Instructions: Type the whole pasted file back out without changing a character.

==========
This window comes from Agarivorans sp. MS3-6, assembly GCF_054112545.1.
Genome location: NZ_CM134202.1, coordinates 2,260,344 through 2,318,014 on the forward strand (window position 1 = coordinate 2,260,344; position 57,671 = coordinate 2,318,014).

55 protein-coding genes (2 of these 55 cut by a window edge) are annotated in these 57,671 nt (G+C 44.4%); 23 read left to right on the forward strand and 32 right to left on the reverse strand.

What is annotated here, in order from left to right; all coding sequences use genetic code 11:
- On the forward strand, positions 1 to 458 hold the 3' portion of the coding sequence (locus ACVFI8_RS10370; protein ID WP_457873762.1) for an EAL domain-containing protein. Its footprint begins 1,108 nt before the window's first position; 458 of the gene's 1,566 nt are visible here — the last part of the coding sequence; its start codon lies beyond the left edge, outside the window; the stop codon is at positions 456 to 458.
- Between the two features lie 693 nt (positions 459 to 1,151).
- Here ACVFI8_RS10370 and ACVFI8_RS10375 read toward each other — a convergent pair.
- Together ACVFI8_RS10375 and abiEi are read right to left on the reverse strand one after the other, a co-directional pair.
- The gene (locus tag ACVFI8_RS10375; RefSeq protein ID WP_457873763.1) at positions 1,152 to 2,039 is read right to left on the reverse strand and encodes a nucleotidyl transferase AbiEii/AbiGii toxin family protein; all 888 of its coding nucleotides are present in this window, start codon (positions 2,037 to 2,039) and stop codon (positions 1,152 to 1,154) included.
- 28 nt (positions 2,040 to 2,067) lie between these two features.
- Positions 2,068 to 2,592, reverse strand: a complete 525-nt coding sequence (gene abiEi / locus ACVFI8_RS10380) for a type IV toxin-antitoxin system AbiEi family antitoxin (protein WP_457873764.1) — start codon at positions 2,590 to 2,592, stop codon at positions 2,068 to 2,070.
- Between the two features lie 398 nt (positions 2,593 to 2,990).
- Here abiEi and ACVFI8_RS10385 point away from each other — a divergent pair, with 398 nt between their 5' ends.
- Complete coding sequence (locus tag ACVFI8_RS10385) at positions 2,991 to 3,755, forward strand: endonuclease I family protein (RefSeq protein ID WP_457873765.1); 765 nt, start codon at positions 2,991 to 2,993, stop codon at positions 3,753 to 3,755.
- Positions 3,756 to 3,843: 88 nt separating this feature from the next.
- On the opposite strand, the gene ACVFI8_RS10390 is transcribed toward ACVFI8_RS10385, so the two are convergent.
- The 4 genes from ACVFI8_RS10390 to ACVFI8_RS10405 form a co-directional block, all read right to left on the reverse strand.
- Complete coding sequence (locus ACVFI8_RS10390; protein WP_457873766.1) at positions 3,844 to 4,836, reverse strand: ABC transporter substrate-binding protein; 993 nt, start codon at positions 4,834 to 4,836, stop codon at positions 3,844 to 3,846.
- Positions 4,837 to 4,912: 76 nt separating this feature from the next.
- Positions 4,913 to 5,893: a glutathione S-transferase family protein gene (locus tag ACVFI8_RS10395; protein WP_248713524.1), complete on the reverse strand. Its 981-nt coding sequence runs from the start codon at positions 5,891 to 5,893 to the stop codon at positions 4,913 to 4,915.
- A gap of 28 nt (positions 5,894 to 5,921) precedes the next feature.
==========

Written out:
This window comes from Agarivorans sp. MS3-6, assembly GCF_054112545.1.
Genome location: NZ_CM134202.1, coordinates 2,260,344 through 2,318,014 on the forward strand (window position 1 = coordinate 2,260,344; position 57,671 = coordinate 2,318,014).

55 protein-coding genes (2 of these 55 cut by a window edge) are annotated in these 57,671 nt (G+C 44.4%); 23 read left to right on the forward strand and 32 right to left on the reverse strand.

What is annotated here, in order from left to right; all coding sequences use genetic code 11:
- On the forward strand, positions 1 to 458 hold the 3' portion of the coding sequence (locus ACVFI8_RS10370; protein ID WP_457873762.1) for an EAL domain-containing protein. Its footprint begins 1,108 nt before the window's first position; 458 of the gene's 1,566 nt are visible here — the last part of the coding sequence; its start codon lies beyond the left edge, outside the window; the stop codon is at positions 456 to 458.
- Between the two features lie 693 nt (positions 459 to 1,151).
- Here ACVFI8_RS10370 and ACVFI8_RS10375 read toward each other — a convergent pair.
- Together ACVFI8_RS10375 and abiEi are read right to left on the reverse strand one after the other, a co-directional pair.
- The gene (locus tag ACVFI8_RS10375; RefSeq protein ID WP_457873763.1) at positions 1,152 to 2,039 is read right to left on the reverse strand and encodes a nucleotidyl transferase AbiEii/AbiGii toxin family protein; all 888 of its coding nucleotides are present in this window, start codon (positions 2,037 to 2,039) and stop codon (positions 1,152 to 1,154) included.
- 28 nt (positions 2,040 to 2,067) lie between these two features.
- Positions 2,068 to 2,592, reverse strand: a complete 525-nt coding sequence (gene abiEi / locus ACVFI8_RS10380) for a type IV toxin-antitoxin system AbiEi family antitoxin (protein WP_457873764.1) — start codon at positions 2,590 to 2,592, stop codon at positions 2,068 to 2,070.
- Between the two features lie 398 nt (positions 2,593 to 2,990).
- Here abiEi and ACVFI8_RS10385 point away from each other — a divergent pair, with 398 nt between their 5' ends.
- Complete coding sequence (locus tag ACVFI8_RS10385) at positions 2,991 to 3,755, forward strand: endonuclease I family protein (RefSeq protein ID WP_457873765.1); 765 nt, start codon at positions 2,991 to 2,993, stop codon at positions 3,753 to 3,755.
- Positions 3,756 to 3,843: 88 nt separating this feature from the next.
- On the opposite strand, the gene ACVFI8_RS10390 is transcribed toward ACVFI8_RS10385, so the two are convergent.
- The 4 genes from ACVFI8_RS10390 to ACVFI8_RS10405 form a co-directional block, all read right to left on the reverse strand.
- Complete coding sequence (locus ACVFI8_RS10390; protein WP_457873766.1) at positions 3,844 to 4,836, reverse strand: ABC transporter substrate-binding protein; 993 nt, start codon at positions 4,834 to 4,836, stop codon at positions 3,844 to 3,846.
- Positions 4,837 to 4,912: 76 nt separating this feature from the next.
- Positions 4,913 to 5,893: a glutathione S-transferase family protein gene (locus tag ACVFI8_RS10395; protein WP_248713524.1), complete on the reverse strand. Its 981-nt coding sequence runs from the start codon at positions 5,891 to 5,893 to the stop codon at positions 4,913 to 4,915.
- A gap of 28 nt (positions 5,894 to 5,921) precedes the next feature.